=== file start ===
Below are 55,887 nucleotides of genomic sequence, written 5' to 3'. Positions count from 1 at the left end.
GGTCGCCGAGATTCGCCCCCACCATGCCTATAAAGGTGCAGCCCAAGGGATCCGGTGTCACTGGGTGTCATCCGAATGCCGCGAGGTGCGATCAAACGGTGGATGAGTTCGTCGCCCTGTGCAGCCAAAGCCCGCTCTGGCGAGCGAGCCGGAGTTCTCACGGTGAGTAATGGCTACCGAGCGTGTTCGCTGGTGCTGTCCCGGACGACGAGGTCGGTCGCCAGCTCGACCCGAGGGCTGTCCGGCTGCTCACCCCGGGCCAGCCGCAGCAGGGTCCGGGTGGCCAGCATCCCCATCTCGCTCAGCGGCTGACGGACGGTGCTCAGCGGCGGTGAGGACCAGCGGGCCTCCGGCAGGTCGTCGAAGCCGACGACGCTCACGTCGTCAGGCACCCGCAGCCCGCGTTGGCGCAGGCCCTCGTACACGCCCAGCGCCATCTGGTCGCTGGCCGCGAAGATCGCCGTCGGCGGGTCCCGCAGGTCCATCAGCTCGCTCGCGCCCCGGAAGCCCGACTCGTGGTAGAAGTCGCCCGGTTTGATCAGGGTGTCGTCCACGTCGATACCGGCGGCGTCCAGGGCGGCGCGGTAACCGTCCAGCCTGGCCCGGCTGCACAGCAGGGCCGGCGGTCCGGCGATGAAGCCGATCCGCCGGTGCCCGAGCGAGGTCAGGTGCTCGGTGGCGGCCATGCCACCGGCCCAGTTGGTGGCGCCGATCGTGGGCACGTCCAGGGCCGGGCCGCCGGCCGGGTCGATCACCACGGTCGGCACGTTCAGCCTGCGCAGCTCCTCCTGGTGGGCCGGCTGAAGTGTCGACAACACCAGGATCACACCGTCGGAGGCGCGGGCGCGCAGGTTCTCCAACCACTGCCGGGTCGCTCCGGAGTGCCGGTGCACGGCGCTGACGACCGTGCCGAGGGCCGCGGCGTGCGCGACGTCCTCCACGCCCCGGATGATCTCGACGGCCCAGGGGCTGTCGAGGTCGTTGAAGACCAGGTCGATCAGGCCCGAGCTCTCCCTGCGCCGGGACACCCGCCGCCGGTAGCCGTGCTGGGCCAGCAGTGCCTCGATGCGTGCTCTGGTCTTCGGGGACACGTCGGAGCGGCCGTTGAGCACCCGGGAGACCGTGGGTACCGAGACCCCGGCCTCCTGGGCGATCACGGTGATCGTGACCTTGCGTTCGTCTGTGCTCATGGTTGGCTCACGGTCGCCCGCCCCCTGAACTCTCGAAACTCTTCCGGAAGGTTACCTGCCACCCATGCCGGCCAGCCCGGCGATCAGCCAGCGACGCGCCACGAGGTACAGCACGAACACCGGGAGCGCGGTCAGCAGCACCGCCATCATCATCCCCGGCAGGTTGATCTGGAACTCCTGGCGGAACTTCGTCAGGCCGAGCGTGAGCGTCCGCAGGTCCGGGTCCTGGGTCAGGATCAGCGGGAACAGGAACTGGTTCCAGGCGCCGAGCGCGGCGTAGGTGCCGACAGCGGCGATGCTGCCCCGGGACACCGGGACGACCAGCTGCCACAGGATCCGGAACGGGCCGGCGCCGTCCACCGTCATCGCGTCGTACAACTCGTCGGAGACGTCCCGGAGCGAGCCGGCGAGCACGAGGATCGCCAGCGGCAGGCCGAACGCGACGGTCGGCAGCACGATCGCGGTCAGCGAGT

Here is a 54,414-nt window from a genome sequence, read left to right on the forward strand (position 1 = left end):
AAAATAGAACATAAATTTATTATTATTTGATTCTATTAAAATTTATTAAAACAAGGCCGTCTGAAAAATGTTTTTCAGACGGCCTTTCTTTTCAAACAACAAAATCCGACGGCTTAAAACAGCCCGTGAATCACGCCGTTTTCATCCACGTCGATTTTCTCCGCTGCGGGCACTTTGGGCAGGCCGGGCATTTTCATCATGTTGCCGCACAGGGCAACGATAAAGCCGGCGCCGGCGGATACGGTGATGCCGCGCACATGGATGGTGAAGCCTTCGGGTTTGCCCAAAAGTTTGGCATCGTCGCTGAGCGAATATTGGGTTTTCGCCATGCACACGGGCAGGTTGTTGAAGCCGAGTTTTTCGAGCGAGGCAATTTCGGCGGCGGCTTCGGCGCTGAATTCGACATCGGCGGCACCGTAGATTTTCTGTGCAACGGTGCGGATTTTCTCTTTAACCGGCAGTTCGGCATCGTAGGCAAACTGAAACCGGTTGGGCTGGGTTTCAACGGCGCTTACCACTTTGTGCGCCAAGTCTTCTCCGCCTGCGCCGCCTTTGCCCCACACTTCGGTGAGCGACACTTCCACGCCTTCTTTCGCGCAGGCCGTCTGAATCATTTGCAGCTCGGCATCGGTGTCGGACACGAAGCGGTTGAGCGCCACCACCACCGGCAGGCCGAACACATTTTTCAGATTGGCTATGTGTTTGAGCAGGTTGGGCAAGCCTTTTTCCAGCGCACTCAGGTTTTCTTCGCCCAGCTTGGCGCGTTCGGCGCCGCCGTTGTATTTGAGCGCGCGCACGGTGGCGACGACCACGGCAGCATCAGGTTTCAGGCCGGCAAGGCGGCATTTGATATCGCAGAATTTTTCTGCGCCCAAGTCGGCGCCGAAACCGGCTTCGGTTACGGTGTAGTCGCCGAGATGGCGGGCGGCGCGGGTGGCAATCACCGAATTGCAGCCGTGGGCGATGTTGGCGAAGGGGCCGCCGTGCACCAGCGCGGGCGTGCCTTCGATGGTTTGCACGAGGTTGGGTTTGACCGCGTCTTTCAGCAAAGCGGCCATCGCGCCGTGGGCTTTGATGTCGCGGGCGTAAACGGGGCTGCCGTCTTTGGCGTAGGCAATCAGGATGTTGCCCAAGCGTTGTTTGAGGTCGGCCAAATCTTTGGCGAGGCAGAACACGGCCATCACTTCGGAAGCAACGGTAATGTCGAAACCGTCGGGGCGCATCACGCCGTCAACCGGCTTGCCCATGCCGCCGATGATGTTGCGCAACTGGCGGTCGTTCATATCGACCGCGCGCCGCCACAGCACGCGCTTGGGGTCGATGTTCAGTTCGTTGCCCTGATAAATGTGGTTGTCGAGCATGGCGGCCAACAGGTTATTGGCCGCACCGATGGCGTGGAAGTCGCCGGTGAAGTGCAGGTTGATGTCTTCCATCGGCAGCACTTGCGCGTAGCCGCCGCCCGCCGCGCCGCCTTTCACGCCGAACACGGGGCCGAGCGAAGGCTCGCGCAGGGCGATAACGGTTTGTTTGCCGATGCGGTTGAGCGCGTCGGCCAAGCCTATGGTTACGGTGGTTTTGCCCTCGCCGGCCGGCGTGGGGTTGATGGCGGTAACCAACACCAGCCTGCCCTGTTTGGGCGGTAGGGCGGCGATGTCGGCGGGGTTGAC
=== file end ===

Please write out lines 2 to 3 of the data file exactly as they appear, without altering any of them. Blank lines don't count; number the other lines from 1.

GGTCGCCGAGATTCGCCCCCACCATGCCTATAAAGGTGCAGCCCAAGGGATCCGGTGTCACTGGGTGTCATCCGAATGCCGCGAGGTGCGATCAAACGGTGGATGAGTTCGTCGCCCTGTGCAGCCAAAGCCCGCTCTGGCGAGCGAGCCGGAGTTCTCACGGTGAGTAATGGCTACCGAGCGTGTTCGCTGGTGCTGTCCCGGACGACGAGGTCGGTCGCCAGCTCGACCCGAGGGCTGTCCGGCTGCTCACCCCGGGCCAGCCGCAGCAGGGTCCGGGTGGCCAGCATCCCCATCTCGCTCAGCGGCTGACGGACGGTGCTCAGCGGCGGTGAGGACCAGCGGGCCTCCGGCAGGTCGTCGAAGCCGACGACGCTCACGTCGTCAGGCACCCGCAGCCCGCGTTGGCGCAGGCCCTCGTACACGCCCAGCGCCATCTGGTCGCTGGCCGCGAAGATCGCCGTCGGCGGGTCCCGCAGGTCCATCAGCTCGCTCGCGCCCCGGAAGCCCGACTCGTGGTAGAAGTCGCCCGGTTTGATCAGGGTGTCGTCCACGTCGATACCGGCGGCGTCCAGGGCGGCGCGGTAACCGTCCAGCCTGGCCCGGCTGCACAGCAGGGCCGGCGGTCCGGCGATGAAGCCGATCCGCCGGTGCCCGAGCGAGGTCAGGTGCTCGGTGGCGGCCATGCCACCGGCCCAGTTGGTGGCGCCGATCGTGGGCACGTCCAGGGCCGGGCCGCCGGCCGGGTCGATCACCACGGTCGGCACGTTCAGCCTGCGCAGCTCCTCCTGGTGGGCCGGCTGAAGTGTCGACAACACCAGGATCACACCGTCGGAGGCGCGGGCGCGCAGGTTCTCCAACCACTGCCGGGTCGCTCCGGAGTGCCGGTGCACGGCGCTGACGACCGTGCCGAGGGCCGCGGCGTGCGCGACGTCCTCCACGCCCCGGATGATCTCGACGGCCCAGGGGCTGTCGAGGTCGTTGAAGACCAGGTCGATCAGGCCCGAGCTCTCCCTGCGCCGGGACACCCGCCGCCGGTAGCCGTGCTGGGCCAGCAGTGCCTCGATGCGTGCTCTGGTCTTCGGGGACACGTCGGAGCGGCCGTTGAGCACCCGGGAGACCGTGGGTACCGAGACCCCGGCCTCCTGGGCGATCACGGTGATCGTGACCTTGCGTTCGTCTGTGCTCATGGTTGGCTCACGGTCGCCCGCCCCCTGAACTCTCGAAACTCTTCCGGAAGGTTACCTGCCACCCATGCCGGCCAGCCCGGCGATCAGCCAGCGACGCGCCACGAGGTACAGCACGAACACCGGGAGCGCGGTCAGCAGCACCGCCATCATCATCCCCGGCAGGTTGATCTGGAACTCCTGGCGGAACTTCGTCAGGCCGAGCGTGAGCGTCCGCAGGTCCGGGTCCTGGGTCAGGATCAGCGGGAACAGGAACTGGTTCCAGGCGCCGAGCGCGGCGTAGGTGCCGACAGCGGCGATGCTGCCCCGGGACACCGGGACGACCAGCTGCCACAGGATCCGGAACGGGCCGGCGCCGTCCACCGTCATCGCGTCGTACAACTCGTCGGAGACGTCCCGGAGCGAGCCGGCGAGCACGAGGATCGCCAGCGGCAGGCCGAACGCGACGGTCGGCAGCACGATCGCGGTCAGCGAGT

Here is a 54,414-nt window from a genome sequence, read left to right on the forward strand (position 1 = left end):